Patterson said his research has shown the ultrasound collars to be worthless. The lab tested 18 different types of products that purport to control fleas, roaches or rodents using ultrasound. "Not one caused the insects to flee from the area," he said. The products might stimulate random movement by the insects, but "none of them work," he said. The Federal Trade Commission has issued complaints against several manufacturers of ultrasound devices designed to control roaches and rodents saying that the products did not live up to their claims.
Jan Wheeler, a senior correspondent with Organic Gardening magazine's research and reader service center, said that they recommend an insecticidal flea soap manufactured by Safer Agro-Chem Ltd. The magazine also recommends diatomaceous earth, an organic powder sold by a number of gardening supply companies. The powder is made of sharp particles of algae skeletons that can be sprinkled on the dog and on the carpet to control fleas, she said.
Many natural treatments for flea control rely on strong fragrances, such as citrus oil. Organic Gardening also suggests steeping half a cup of fresh or dried rosemary in a quart of boiling water for 20 minutes, letting it cool and then pouring it evenly over the dog or cat "if they allow it." Wheeler said to let the fur air-dry rather than toweling it dry, which would remove the herb residue.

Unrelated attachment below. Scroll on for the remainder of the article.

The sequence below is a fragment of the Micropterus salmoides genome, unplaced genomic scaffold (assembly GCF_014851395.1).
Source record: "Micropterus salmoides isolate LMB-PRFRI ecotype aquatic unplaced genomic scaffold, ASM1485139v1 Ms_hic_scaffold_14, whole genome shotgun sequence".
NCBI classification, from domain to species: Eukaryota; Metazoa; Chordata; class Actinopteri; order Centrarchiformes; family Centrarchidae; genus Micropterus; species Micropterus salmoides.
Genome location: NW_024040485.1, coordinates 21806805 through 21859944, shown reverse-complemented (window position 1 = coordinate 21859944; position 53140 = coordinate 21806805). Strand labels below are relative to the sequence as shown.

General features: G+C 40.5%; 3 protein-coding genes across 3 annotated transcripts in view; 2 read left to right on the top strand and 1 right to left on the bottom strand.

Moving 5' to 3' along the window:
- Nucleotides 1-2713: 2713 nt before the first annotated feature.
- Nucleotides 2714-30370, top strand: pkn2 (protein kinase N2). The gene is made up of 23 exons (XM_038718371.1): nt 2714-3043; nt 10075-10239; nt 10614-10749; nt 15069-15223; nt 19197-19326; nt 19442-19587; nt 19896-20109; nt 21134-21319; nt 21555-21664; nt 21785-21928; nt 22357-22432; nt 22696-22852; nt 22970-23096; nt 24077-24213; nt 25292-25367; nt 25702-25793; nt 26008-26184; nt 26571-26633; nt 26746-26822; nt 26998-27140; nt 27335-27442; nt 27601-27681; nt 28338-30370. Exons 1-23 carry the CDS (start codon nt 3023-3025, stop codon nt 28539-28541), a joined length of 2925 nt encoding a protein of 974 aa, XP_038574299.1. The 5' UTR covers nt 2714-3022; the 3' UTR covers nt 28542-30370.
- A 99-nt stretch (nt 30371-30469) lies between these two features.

"If your pet has dry skin, you can use oil of thyme, eucalyptus or pennyroyal with an equal amount of olive oil," she said. Still another approach is to feed your dogs or cats brewers yeast or garlic. Wheeler said that she feeds her dogs garlic and has never had a flea problem. But she also said pyrethrins and rotenone are relatively environmentally benign approaches to flea control. Pyrethrins should not be used by people who are allergic to ragweed, however, according to some manufacturers instructions.
The herbal and diet supplement approaches get mixed reviews on their effectiveness. Some of Friendship's clients report good results from using sulphur oil as a food supplement, Goble said. "We have not found it to be very successful."
"It's really hard to get a controlled study of flea control because the situations are so different," she said. "There really are dogs and cats who attract fleas and others who don't."